Iran has successfully used the al Qaeda members resident in Iran to ensure good behavior from the broader Sunni jihadi movement. In 2005, Zawahiri, in internal correspondence with Abu Musab al-Zarqawi, then leader of al Qaeda of Iraq, urged the leader not to target the Shiites in Iraq and Iranian assets, reminding him that in Iran "we have more than 100 prisoners -- many of whom are from the leadership who are wanted in their countries" and thus vulnerable to Iranian pressure.

Ties to al Qaeda and other jihadists, like ties to terrorist groups in general, give Iran options for possible or even unforeseen contingencies. In its relationship with Saudi Arabia today, for example, Tehran is no longer calling for the overthrow of the Al Saud leadership, but remains a rival to Riyadh. Should the relationship worsen, Iran would like the option of working with anti-regime Sunni jihadists. Iran could also use its ties to Sunni jihadists to retaliate for a strike on its nuclear facilities.

From al Qaeda's point of view, the logic of Iranian help is even more straightforward. Although al Qaeda remains a formidable terrorist organization, it lacks the resources of a major state like Iran. Having the ability to transit via Iran is exceptionally useful for fights in Iraq, Afghanistan, and Pakistan. Some degree of a haven is also vital for al Qaeda, as it needs respite from U.S. and allied efforts to arrest and kill its members. As the U.S. drone campaign has taken its toll on al Qaeda's senior leadership, having a place where senior leaders can at least survive makes Iran more important than ever.

Despite their common goals and needs, Iran and al Qaeda have had a contentious relationship at times. Many Sunnis, particularly within the jihadi wing, see Shiites as apostates. At times this sentiment has led to massacres and other abuses of Shiites who are unfortunate enough to live under or come across Sunni jihadists. Some groups that share some of al Qaeda's goals, like Jundallah, a relatively small Sunni group based out of Pakistan's Baluchistan province, have even attacked Iran itself.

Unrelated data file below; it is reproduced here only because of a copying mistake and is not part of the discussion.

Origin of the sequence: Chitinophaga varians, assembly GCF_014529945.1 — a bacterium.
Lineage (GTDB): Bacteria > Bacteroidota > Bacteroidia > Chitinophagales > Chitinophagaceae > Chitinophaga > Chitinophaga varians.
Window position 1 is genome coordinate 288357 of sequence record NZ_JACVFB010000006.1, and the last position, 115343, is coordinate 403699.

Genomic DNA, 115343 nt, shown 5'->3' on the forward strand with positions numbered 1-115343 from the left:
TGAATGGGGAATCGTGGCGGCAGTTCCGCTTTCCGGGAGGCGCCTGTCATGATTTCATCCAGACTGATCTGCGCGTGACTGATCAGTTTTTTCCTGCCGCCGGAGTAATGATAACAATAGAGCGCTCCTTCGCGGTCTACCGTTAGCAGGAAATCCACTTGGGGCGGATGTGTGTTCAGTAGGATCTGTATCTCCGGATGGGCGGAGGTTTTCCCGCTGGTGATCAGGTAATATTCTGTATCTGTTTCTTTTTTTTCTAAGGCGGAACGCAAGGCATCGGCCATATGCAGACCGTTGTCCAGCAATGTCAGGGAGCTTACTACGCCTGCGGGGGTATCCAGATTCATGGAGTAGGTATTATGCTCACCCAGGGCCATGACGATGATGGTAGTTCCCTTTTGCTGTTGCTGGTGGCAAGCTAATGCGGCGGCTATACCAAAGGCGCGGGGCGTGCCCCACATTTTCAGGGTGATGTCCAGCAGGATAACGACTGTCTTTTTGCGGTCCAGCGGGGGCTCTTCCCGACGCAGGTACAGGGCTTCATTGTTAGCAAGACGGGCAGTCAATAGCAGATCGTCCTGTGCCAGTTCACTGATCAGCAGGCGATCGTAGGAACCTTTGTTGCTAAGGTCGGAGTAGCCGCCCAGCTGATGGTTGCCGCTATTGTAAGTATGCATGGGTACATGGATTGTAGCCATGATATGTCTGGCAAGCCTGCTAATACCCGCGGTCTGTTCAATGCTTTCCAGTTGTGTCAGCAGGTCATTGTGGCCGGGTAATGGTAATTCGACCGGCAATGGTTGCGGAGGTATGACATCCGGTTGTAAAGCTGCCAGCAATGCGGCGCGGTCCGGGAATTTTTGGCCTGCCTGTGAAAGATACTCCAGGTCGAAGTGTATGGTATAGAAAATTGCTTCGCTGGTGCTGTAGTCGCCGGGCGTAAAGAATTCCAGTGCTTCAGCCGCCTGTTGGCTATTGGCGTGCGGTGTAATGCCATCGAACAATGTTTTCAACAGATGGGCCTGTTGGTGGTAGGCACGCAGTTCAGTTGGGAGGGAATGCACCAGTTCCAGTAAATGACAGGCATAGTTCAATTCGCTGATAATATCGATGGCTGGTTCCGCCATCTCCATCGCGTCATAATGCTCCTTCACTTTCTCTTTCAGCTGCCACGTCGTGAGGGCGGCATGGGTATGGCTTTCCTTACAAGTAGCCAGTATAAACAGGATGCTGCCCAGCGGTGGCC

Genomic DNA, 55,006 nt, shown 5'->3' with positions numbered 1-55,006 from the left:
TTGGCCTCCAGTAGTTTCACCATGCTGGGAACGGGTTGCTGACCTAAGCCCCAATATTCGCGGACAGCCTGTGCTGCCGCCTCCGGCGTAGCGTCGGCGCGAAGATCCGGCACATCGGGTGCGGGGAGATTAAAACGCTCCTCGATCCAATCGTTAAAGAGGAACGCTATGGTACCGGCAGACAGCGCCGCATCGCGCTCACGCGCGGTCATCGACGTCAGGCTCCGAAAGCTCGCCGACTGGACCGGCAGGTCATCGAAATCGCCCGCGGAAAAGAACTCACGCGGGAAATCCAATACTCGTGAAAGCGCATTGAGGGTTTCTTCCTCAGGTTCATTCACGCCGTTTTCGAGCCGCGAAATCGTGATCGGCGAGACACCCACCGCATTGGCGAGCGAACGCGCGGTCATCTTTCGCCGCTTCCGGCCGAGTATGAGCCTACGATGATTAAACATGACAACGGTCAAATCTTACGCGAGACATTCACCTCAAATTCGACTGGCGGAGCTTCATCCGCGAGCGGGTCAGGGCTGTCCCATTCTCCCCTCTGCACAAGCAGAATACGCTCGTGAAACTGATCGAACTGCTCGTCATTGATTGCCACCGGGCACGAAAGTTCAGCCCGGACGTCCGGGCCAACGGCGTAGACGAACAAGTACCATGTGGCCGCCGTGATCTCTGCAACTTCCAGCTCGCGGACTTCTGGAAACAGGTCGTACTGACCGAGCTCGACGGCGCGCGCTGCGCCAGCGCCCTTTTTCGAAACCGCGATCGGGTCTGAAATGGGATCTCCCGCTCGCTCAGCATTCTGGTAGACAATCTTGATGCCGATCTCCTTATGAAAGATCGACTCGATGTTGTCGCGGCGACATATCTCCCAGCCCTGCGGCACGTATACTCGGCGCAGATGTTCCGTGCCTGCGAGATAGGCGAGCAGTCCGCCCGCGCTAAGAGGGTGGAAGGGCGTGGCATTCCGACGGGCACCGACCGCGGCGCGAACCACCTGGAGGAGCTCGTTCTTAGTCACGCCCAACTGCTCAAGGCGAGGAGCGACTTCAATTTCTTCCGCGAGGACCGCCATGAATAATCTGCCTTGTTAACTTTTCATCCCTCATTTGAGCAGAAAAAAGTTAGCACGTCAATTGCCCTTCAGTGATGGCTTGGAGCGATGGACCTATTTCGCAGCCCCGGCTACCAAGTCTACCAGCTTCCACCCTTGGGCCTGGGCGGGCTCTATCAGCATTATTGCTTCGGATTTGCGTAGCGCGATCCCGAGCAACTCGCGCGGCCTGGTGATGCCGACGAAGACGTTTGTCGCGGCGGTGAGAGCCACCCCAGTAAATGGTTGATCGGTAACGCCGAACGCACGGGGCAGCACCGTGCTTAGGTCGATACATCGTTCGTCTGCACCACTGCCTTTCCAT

And though Iraq offered a common enemy, it also created new frictions. Al Qaeda's Iraqi branch went on a murderous rampage against Iraqi Shiites while Iranian-backed groups carried out bloody raids of their own against Iraqi Sunnis. Tens of thousands died in this sectarian fighting.

For both sides, this sort of antagonism leads them to keep their relationship quiet. Al Qaeda would suffer considerably if potential recruits and donors learned it had a close relationship with the hated Shiite Iranians. For Iran, the incentives for keeping the relationship quiet are different but no less profound. Many of al Qaeda's enemies are countries Iran wants as friends -- like Russia -- or at least doesn't want to alienate further, like those in Europe. In addition, many Iranians abhor the Sunni jihadi community for its anti-Shiite words and deeds, and as such any alliance would be unpopular at home.

The United States is already going full-bore against al Qaeda and, appropriately, is putting Iran's nuclear program front and center in formulating policy toward Tehran. But highlighting Tehran's ties to al Qaeda, as the Treasury designation quietly does, is a valuable form of pressure. Because Iran and al Qaeda both have an interest in keeping their relationship hidden, making it public may undermine it -- or at least stop the ties from getting stronger.

BEHROUZ MEHRI/AFP/Getty Images